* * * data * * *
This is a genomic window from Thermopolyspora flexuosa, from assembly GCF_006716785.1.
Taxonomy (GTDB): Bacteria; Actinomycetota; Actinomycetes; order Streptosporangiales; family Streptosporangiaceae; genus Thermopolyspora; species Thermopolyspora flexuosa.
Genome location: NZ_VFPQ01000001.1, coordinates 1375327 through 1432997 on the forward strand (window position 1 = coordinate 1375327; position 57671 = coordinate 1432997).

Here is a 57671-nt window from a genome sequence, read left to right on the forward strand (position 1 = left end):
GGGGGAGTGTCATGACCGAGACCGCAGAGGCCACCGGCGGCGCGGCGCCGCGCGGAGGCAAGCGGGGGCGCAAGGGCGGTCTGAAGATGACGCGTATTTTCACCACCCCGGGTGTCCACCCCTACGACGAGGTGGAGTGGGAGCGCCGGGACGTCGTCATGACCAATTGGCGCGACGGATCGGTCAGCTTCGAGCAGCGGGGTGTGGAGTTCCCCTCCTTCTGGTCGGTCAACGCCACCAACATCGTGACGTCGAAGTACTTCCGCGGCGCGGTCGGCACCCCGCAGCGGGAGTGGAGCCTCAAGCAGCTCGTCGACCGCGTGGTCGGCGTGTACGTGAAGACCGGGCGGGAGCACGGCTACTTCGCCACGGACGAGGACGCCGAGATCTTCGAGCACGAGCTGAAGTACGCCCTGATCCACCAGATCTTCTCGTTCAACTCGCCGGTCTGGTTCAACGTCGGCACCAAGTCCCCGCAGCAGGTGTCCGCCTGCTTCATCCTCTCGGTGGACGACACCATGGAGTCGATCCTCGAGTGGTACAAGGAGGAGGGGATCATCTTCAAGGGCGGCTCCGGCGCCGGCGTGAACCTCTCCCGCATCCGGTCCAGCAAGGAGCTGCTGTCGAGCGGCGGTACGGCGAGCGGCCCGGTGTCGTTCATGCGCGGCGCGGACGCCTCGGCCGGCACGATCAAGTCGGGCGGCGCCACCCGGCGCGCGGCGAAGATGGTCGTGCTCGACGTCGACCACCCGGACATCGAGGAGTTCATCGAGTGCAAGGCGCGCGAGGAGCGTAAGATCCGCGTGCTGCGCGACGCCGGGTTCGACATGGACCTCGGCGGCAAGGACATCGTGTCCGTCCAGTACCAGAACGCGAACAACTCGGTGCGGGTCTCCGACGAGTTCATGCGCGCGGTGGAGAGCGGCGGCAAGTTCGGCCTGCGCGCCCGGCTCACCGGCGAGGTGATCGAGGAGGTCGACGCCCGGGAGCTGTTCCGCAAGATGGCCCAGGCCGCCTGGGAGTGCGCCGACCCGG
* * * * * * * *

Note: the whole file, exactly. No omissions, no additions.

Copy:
This is a genomic window from Thermopolyspora flexuosa, from assembly GCF_006716785.1.
Taxonomy (GTDB): Bacteria; Actinomycetota; Actinomycetes; order Streptosporangiales; family Streptosporangiaceae; genus Thermopolyspora; species Thermopolyspora flexuosa.
Genome location: NZ_VFPQ01000001.1, coordinates 1375327 through 1432997 on the forward strand (window position 1 = coordinate 1375327; position 57671 = coordinate 1432997).

Here is a 57671-nt window from a genome sequence, read left to right on the forward strand (position 1 = left end):
GGGGGAGTGTCATGACCGAGACCGCAGAGGCCACCGGCGGCGCGGCGCCGCGCGGAGGCAAGCGGGGGCGCAAGGGCGGTCTGAAGATGACGCGTATTTTCACCACCCCGGGTGTCCACCCCTACGACGAGGTGGAGTGGGAGCGCCGGGACGTCGTCATGACCAATTGGCGCGACGGATCGGTCAGCTTCGAGCAGCGGGGTGTGGAGTTCCCCTCCTTCTGGTCGGTCAACGCCACCAACATCGTGACGTCGAAGTACTTCCGCGGCGCGGTCGGCACCCCGCAGCGGGAGTGGAGCCTCAAGCAGCTCGTCGACCGCGTGGTCGGCGTGTACGTGAAGACCGGGCGGGAGCACGGCTACTTCGCCACGGACGAGGACGCCGAGATCTTCGAGCACGAGCTGAAGTACGCCCTGATCCACCAGATCTTCTCGTTCAACTCGCCGGTCTGGTTCAACGTCGGCACCAAGTCCCCGCAGCAGGTGTCCGCCTGCTTCATCCTCTCGGTGGACGACACCATGGAGTCGATCCTCGAGTGGTACAAGGAGGAGGGGATCATCTTCAAGGGCGGCTCCGGCGCCGGCGTGAACCTCTCCCGCATCCGGTCCAGCAAGGAGCTGCTGTCGAGCGGCGGTACGGCGAGCGGCCCGGTGTCGTTCATGCGCGGCGCGGACGCCTCGGCCGGCACGATCAAGTCGGGCGGCGCCACCCGGCGCGCGGCGAAGATGGTCGTGCTCGACGTCGACCACCCGGACATCGAGGAGTTCATCGAGTGCAAGGCGCGCGAGGAGCGTAAGATCCGCGTGCTGCGCGACGCCGGGTTCGACATGGACCTCGGCGGCAAGGACATCGTGTCCGTCCAGTACCAGAACGCGAACAACTCGGTGCGGGTCTCCGACGAGTTCATGCGCGCGGTGGAGAGCGGCGGCAAGTTCGGCCTGCGCGCCCGGCTCACCGGCGAGGTGATCGAGGAGGTCGACGCCCGGGAGCTGTTCCGCAAGATGGCCCAGGCCGCCTGGGAGTGCGCCGACCCGG